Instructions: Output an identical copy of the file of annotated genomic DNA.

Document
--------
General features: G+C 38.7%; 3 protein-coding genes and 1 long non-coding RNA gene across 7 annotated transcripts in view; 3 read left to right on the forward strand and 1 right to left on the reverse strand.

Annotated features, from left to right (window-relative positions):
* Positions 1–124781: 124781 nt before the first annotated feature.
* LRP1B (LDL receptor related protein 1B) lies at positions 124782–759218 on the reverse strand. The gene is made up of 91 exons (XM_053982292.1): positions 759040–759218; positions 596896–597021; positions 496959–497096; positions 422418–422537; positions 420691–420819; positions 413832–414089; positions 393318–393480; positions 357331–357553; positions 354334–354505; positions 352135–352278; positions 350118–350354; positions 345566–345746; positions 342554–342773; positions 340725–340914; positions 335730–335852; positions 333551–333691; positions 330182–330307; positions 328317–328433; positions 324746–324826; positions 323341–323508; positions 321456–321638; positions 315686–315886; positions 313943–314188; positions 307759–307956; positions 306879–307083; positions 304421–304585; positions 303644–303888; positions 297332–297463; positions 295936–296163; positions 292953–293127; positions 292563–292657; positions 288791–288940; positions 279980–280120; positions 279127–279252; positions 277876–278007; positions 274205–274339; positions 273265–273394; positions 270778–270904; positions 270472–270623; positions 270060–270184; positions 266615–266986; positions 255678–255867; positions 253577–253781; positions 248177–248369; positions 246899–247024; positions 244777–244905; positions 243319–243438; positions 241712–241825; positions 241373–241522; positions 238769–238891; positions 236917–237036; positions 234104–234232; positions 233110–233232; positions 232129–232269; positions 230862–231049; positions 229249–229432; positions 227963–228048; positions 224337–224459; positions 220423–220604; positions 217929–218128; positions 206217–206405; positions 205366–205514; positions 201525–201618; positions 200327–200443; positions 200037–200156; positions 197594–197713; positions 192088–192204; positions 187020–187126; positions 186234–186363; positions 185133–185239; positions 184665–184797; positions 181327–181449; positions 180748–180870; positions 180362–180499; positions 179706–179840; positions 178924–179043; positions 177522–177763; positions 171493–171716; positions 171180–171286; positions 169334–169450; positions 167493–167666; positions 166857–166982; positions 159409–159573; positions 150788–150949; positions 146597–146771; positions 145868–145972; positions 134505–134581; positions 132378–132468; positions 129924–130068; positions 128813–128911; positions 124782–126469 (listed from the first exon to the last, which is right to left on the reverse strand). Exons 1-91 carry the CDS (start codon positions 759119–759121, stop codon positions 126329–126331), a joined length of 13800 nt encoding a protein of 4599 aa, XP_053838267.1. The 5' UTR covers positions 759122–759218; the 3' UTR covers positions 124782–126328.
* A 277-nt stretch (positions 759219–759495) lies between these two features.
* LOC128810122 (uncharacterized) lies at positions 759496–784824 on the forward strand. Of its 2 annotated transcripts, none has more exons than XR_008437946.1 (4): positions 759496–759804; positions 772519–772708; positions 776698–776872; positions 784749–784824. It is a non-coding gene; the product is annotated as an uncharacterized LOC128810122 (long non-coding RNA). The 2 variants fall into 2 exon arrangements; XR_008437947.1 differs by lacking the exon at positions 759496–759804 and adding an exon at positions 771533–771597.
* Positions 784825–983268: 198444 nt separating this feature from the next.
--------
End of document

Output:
General features: G+C 38.7%; 3 protein-coding genes and 1 long non-coding RNA gene across 7 annotated transcripts in view; 3 read left to right on the forward strand and 1 right to left on the reverse strand.

Annotated features, from left to right (window-relative positions):
* Positions 1–124781: 124781 nt before the first annotated feature.
* LRP1B (LDL receptor related protein 1B) lies at positions 124782–759218 on the reverse strand. The gene is made up of 91 exons (XM_053982292.1): positions 759040–759218; positions 596896–597021; positions 496959–497096; positions 422418–422537; positions 420691–420819; positions 413832–414089; positions 393318–393480; positions 357331–357553; positions 354334–354505; positions 352135–352278; positions 350118–350354; positions 345566–345746; positions 342554–342773; positions 340725–340914; positions 335730–335852; positions 333551–333691; positions 330182–330307; positions 328317–328433; positions 324746–324826; positions 323341–323508; positions 321456–321638; positions 315686–315886; positions 313943–314188; positions 307759–307956; positions 306879–307083; positions 304421–304585; positions 303644–303888; positions 297332–297463; positions 295936–296163; positions 292953–293127; positions 292563–292657; positions 288791–288940; positions 279980–280120; positions 279127–279252; positions 277876–278007; positions 274205–274339; positions 273265–273394; positions 270778–270904; positions 270472–270623; positions 270060–270184; positions 266615–266986; positions 255678–255867; positions 253577–253781; positions 248177–248369; positions 246899–247024; positions 244777–244905; positions 243319–243438; positions 241712–241825; positions 241373–241522; positions 238769–238891; positions 236917–237036; positions 234104–234232; positions 233110–233232; positions 232129–232269; positions 230862–231049; positions 229249–229432; positions 227963–228048; positions 224337–224459; positions 220423–220604; positions 217929–218128; positions 206217–206405; positions 205366–205514; positions 201525–201618; positions 200327–200443; positions 200037–200156; positions 197594–197713; positions 192088–192204; positions 187020–187126; positions 186234–186363; positions 185133–185239; positions 184665–184797; positions 181327–181449; positions 180748–180870; positions 180362–180499; positions 179706–179840; positions 178924–179043; positions 177522–177763; positions 171493–171716; positions 171180–171286; positions 169334–169450; positions 167493–167666; positions 166857–166982; positions 159409–159573; positions 150788–150949; positions 146597–146771; positions 145868–145972; positions 134505–134581; positions 132378–132468; positions 129924–130068; positions 128813–128911; positions 124782–126469 (listed from the first exon to the last, which is right to left on the reverse strand). Exons 1-91 carry the CDS (start codon positions 759119–759121, stop codon positions 126329–126331), a joined length of 13800 nt encoding a protein of 4599 aa, XP_053838267.1. The 5' UTR covers positions 759122–759218; the 3' UTR covers positions 124782–126328.
* A 277-nt stretch (positions 759219–759495) lies between these two features.
* LOC128810122 (uncharacterized) lies at positions 759496–784824 on the forward strand. Of its 2 annotated transcripts, none has more exons than XR_008437946.1 (4): positions 759496–759804; positions 772519–772708; positions 776698–776872; positions 784749–784824. It is a non-coding gene; the product is annotated as an uncharacterized LOC128810122 (long non-coding RNA). The 2 variants fall into 2 exon arrangements; XR_008437947.1 differs by lacking the exon at positions 759496–759804 and adding an exon at positions 771533–771597.
* Positions 784825–983268: 198444 nt separating this feature from the next.